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Eddie Lacy signing creates training-camp intrigue for Seahawks

UPDATED: Mon., May 22, 2017

Former Green Bay Packers running back Eddie Lacy received a $55,000 incentive bonus from his new team the Seattle Seahawks for weighing in at less than 250 pounds. (Ross D. Franklin / Associated Press)
Former Green Bay Packers running back Eddie Lacy received a $55,000 incentive bonus from his new team the Seattle Seahawks for weighing in at less than 250 pounds. (Ross D. Franklin / Associated Press)
By Art Thiel Sportspress Northwest

When a guy gets called out for being too fat in a place where haute cuisine consists of PBR, bratwurst and cheese curds, the shame figures to run thick as poutine. Which is why Eddie Lacy is shaping up as the most intriguing training camp story for the Seahawks in July.

You may have heard that the Seahawks free-agent running back from Green Bay, where Jenny Craig is just another waitress at the Bar on Holmgren Way, met his first contract incentive Monday.

At 5-foot-11, he weighed 253 pounds, two under the prescribed limit, an achievement rewarded with a $55,000 bonus. Just about every sports-talk radio host in Seattle is paid to shill endlessly the weight-loss wonders of something called 30/10, but Lacy earned himself the value of a basic Land Rover merely by driving past the drive-through window.

I like his deal better.

If Lacey hits all seven milestones for weight in 2017, he will earn $385,000, according to a story by ESPN’s Sheil Kapadia.

It’s part of $2.7 million in performance bonuses that Lacey can earn beyond his $2.9 million guaranteed salary. It’s the Seahawks way of incentivizing Lacy to return to being a load of bricks instead of a loaf of bread.

If he reaches 245 in September and stays there through December, he’ll earn the $385,000. Should he rush for 1,200 yards, the bonus is $1.3 million.

Overshadowed by his most recent two years with the Packers was his first two years there. Coming out of Alabama as the 61st pick in the 2013 draft, he rushed for 2,317 yards combined in 2013-14 – most by any Packers back in his first two years with the club. Same thing for his 24 touchdowns. He was the NFL’s offensive rookie of the year.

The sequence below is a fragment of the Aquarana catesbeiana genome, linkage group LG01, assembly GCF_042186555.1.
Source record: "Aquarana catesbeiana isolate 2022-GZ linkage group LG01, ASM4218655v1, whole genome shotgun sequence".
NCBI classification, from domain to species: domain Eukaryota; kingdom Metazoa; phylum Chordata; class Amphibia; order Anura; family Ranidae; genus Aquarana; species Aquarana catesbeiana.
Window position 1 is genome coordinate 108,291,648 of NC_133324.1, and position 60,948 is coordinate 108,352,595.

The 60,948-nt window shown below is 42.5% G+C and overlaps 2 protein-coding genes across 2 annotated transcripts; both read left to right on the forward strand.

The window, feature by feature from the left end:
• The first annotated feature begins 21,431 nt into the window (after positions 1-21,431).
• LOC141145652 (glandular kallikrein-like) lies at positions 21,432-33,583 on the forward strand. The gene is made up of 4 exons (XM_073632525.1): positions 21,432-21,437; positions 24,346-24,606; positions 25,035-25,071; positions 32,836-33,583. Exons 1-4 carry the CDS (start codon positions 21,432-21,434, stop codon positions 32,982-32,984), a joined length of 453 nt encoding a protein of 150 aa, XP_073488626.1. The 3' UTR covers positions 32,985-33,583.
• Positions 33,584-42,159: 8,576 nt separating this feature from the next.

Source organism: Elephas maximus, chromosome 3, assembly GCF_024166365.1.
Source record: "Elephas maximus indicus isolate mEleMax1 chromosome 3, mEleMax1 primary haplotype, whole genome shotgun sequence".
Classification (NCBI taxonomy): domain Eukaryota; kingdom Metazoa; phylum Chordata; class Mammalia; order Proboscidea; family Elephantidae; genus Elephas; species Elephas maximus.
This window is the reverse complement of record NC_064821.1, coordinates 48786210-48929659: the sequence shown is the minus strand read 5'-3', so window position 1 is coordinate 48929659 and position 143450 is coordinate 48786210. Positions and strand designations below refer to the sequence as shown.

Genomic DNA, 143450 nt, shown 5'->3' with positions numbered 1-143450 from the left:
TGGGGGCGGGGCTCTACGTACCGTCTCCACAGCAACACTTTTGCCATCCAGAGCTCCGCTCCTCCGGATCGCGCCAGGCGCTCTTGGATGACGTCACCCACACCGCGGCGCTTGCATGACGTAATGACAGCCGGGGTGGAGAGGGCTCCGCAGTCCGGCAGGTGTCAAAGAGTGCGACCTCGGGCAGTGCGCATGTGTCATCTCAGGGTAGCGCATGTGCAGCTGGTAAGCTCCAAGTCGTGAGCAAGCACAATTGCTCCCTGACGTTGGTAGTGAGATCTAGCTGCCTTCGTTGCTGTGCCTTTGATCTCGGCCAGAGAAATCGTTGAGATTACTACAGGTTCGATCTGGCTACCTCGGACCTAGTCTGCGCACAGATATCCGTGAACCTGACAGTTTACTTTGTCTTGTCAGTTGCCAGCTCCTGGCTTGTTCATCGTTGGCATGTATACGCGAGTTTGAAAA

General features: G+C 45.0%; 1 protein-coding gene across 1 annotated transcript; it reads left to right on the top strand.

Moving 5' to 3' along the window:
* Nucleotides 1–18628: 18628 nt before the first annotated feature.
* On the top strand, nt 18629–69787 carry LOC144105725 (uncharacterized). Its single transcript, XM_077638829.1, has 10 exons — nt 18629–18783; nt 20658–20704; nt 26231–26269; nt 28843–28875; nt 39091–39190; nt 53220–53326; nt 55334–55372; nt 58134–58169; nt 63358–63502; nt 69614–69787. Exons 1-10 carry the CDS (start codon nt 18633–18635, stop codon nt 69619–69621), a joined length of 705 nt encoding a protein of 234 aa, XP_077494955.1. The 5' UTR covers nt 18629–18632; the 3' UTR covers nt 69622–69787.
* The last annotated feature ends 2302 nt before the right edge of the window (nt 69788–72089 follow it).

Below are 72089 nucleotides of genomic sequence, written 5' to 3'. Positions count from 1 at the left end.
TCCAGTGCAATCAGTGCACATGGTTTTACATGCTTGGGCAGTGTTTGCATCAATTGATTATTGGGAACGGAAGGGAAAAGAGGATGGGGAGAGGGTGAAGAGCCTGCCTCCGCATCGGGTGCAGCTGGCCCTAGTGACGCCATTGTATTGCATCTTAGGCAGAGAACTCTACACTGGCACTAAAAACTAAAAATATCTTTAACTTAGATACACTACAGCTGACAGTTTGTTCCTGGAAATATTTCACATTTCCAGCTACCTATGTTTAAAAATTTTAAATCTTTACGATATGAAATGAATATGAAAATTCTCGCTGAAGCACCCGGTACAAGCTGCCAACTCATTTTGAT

But in 2015, Lacy’s production fell to 758 yards and three TDs. Another running back, James Starks, drew many carries, and Lacy was benched for a game in December for missing curfew. Packers coach Mike McCarthy was blunt.

“He’s got a lot of work to do,” McCarthy said in his season-ending press conference in January 2016. “His offseason last year was not good enough and he never recovered from it. He cannot play at the weight he played at this year.”

The Packers were always vague about his exact weight, but word was he played north of 260. He was listed at 230 for the beginning of 2016, but that was more like a range finder.

After five games of 2017, it didn’t much matter. He broke an ankle, had surgery and was done for the season, his fourth and final on his rookie-year contract. With the emergence of converted wideout Ty Montgomery from Stanford, the Packers no longer wanted Lacy, especially with his apparent need to feed. They let him go into free agency.